Bias left Maryland as the school’s all-time scorer with 2,147 points. (He has since been passed by both Juan Dixon, who now ranks first on the list, and Greivis Vasquez.) Bias led the Terps to the 1984 Atlantic Coast Conference tournament title, the school’s first in 26 years. He was a two-time ACC Player of the Year.
His death, two days after he was drafted second overall by the reigning NBA champion Boston Celtics, caused an upheaval in both the athletic department and the university as a whole.
Several high-profile members of the athletic department, including athletic director Dick Dull and football coach Bobby Ross, left within months of Bias’ death.
University chancellor John B. Slaughter also departed while changes were being made regarding drug testing, special admission of athletes and academic support for athletes.
Even as the Terps’ men’s basketball program rebounded, and eventually won a national championship in 2002 under Gary Williams, Bias was rarely mentioned in the celebration.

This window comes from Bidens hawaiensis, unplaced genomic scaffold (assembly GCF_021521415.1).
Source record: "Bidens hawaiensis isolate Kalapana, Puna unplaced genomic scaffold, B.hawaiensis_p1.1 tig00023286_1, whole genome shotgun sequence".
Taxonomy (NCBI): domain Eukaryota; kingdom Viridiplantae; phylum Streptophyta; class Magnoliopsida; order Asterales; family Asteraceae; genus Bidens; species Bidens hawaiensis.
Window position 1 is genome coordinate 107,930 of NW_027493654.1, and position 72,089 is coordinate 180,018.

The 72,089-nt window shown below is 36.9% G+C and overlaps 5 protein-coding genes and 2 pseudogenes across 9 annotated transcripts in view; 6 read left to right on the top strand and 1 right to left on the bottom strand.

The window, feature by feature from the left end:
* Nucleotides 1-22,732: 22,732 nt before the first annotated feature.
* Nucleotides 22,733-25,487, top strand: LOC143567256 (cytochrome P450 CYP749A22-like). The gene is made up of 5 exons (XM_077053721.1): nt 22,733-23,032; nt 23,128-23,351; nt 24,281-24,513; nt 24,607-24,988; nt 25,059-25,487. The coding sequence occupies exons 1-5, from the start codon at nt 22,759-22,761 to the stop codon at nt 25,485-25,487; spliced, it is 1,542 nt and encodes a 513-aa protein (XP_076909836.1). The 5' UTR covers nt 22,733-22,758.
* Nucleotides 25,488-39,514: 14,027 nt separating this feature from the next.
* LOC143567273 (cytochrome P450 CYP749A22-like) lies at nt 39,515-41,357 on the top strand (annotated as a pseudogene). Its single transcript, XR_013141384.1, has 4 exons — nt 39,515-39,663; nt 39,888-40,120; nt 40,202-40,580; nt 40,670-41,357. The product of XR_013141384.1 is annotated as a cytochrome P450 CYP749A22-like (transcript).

But athletic director Kevin Anderson took a small step this winter by featuring Bias’ picture on a basketball game ticket.
The reaction to the gesture was positive, Anderson said later. He wasn’t involved in the process to elect Bias to the Hall of Fame but said Wednesday that he was pleased with the result.
“Everyone’s excited about this,” Anderson said. “I’m very excited about that day, and I can’t wait for the induction ceremony.”
An athletic department spokesman said that the response on social media has been “very positive.”
Along with Bias, Bob Boniello (men’s lacrosse), Edward G. Cooke (track and football), Maureen Scott Dupcak (field hockey and lacrosse), Alex Kehoe (women’s lacrosse), Debbie Lytle (women’s basketball), Charlie Wysocki (football) and longtime athletic trainer Sandy Worth will be inducted.
Efforts to reach Bias’ family for reaction were unsuccessful.